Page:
By Rachael Rettner
20th March 2013
The percentage of U.S. kids with autism continues to rise, with the latest estimate showing the highest numbers yet.
About 1 in 50 U.S. children (2 percent) ages 6 to 17 have an autism spectrum disorder, according to a new report based on a national survey of parents in 2011 and 2012. That's up from about 1 in 86 children (1.16 percent) reported to have autism in the 2007 survey.
Most of the rise is attributed to new autism cases diagnosed after 2008, the researchers said. In particular, there was an increase in cases of older children (ages 10 to 17) diagnosed with mild forms of autism. More than half of the children with autism in this age group had a mild form of the condition, the latest findings showed.
The reason for the rise is not known, and cannot be determined from the report. But the findings suggest that doctors and other healthcare professionals are getting better at identifying and diagnosing mild forms of autism, said study researcher Stephen Blumberg, of the Center for Disease Control and Prevention's National Center for Health Statistics, the organization the released the report.
Because the findings are based on parents' reports, and were not confirmed by a doctor or the patient's medical records, they might not be entirely accurate. However, previous estimates based on parental reports have generally matched those based on medical records, the researchers said.
The new findings are not directly comparable to a report released last year, which found that 1in 88 children U.S. children has autism. That report was based on information collected in 2008 from 8-year old children living in 14 areas in the United States.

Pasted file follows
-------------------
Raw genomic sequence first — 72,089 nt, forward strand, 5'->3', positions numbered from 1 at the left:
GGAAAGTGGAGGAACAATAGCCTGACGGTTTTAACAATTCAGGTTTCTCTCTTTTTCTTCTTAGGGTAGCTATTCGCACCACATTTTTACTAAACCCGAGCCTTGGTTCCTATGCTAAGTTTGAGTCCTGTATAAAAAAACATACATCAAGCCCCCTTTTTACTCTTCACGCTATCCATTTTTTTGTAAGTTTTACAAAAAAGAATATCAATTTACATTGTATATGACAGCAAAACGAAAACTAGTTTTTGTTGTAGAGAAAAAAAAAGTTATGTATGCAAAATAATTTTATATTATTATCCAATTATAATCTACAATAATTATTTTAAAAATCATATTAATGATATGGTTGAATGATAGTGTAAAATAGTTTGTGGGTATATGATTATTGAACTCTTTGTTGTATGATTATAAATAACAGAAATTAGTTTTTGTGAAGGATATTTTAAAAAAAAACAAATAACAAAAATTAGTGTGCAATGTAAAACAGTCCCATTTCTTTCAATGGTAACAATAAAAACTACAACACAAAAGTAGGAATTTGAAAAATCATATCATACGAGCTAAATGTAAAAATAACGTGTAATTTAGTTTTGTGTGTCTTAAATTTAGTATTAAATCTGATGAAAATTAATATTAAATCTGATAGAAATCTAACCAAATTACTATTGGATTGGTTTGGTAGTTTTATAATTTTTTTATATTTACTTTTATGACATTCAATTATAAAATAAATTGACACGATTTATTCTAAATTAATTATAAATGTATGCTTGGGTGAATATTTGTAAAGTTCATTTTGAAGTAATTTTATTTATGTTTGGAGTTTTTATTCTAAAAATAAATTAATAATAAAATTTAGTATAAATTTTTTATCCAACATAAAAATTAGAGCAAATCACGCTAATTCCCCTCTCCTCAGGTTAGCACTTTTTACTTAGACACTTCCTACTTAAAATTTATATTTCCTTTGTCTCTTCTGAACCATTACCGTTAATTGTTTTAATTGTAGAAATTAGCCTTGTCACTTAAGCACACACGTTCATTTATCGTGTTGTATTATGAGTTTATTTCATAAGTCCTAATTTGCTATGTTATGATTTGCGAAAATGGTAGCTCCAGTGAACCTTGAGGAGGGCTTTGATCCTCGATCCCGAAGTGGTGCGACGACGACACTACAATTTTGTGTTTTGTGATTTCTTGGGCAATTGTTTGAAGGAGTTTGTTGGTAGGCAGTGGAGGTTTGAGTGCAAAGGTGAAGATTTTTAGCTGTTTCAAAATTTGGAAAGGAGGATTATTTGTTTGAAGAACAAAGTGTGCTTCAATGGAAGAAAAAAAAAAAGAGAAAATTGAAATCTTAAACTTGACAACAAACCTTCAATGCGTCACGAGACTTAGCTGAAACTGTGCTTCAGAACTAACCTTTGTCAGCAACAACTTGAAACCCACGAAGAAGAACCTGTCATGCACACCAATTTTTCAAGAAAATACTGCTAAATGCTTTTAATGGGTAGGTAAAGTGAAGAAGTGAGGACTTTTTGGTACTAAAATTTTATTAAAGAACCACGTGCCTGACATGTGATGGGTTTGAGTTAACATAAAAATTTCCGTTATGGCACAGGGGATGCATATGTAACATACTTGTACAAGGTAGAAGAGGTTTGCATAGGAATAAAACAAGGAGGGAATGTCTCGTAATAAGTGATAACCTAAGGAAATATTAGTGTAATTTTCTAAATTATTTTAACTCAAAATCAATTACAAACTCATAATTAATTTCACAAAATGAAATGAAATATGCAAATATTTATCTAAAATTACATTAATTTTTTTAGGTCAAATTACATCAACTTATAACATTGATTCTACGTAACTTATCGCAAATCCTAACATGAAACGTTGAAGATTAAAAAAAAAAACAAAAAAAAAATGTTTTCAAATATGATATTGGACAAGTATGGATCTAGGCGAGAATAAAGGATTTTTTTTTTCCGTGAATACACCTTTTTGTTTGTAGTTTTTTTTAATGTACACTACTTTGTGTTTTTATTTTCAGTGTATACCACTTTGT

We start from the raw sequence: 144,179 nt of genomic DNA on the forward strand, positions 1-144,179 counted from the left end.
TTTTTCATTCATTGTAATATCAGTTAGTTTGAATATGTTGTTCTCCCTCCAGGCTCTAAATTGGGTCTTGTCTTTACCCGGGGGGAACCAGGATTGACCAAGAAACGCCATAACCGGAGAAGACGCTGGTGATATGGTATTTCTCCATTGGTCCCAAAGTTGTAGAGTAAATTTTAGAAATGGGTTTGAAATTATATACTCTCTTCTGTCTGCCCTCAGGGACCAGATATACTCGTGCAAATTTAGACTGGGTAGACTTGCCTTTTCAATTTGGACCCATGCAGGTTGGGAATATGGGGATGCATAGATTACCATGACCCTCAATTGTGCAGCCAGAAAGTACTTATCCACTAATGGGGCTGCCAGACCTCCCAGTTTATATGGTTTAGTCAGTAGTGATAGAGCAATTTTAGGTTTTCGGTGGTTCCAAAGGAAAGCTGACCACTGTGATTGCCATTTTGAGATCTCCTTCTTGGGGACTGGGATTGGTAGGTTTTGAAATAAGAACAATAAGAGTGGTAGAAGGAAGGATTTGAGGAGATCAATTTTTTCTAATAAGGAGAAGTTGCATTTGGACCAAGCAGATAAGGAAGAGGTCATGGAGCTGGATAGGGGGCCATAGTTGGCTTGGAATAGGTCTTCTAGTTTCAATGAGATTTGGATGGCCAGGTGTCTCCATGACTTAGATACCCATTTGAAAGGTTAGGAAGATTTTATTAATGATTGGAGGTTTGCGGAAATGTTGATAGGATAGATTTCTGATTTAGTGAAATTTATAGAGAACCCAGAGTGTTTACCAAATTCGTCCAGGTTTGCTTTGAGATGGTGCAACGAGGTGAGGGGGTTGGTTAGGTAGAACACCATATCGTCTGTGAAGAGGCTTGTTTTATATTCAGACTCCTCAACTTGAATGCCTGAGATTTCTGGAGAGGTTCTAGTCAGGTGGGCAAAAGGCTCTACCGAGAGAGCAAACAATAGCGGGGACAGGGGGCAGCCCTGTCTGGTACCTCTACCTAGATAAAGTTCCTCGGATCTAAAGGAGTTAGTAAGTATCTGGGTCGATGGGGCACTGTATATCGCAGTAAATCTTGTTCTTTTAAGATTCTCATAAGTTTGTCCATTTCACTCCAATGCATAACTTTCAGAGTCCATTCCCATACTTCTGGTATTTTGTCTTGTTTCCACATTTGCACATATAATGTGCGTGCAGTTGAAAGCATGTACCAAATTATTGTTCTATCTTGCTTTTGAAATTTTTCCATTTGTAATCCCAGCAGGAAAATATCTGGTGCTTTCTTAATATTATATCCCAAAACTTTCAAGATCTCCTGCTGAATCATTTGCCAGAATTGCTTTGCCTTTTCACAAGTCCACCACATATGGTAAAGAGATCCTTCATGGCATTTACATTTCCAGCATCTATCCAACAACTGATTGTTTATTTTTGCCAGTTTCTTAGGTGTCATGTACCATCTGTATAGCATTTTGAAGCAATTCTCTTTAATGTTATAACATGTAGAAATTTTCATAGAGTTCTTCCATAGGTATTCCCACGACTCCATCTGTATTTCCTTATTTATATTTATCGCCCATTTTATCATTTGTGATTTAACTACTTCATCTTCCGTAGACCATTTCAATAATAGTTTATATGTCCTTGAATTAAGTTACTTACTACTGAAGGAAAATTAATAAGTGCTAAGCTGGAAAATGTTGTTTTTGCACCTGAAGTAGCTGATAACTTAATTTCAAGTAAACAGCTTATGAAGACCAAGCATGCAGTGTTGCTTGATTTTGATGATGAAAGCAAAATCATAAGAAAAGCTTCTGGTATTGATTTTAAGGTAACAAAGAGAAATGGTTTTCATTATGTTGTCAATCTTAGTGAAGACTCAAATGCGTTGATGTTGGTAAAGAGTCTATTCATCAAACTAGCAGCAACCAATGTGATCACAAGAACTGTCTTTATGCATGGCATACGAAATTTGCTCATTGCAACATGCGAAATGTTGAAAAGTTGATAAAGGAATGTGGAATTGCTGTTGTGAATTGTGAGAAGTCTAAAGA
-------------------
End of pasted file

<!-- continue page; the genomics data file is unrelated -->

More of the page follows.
The new study is based on phone surveys of 96,000 parents in 2011 and 2012. Parents were asked if a doctor or health care professional had ever diagnosed their child with an autism spectrum disorder.
One of the interesting findings of the new report is the large percentage of children that were diagnosed at age 7 or later, said Michael Rosanoff, associate director of Public Health Research & Scientific Review at Autism Speaks, an autism advocacy organization. About 30 percent of children ages 10 to 13, and 14 percent of children ages 14 to 17 were first diagnosed when they were 7 or older. The condition can reliably be diagnosed starting at age 3.
These children may have flown under the radar because they were mildly affected, Rosanoff said. But "even mildly affected children who are in general education settings can struggle without, and benefit from, appropriate ASD services," Rosanoff said, referring to autism spectrum disorder.
More rigorous studies are needed to determine the true rate of autism, which Rosanoff said he suspects is even higher.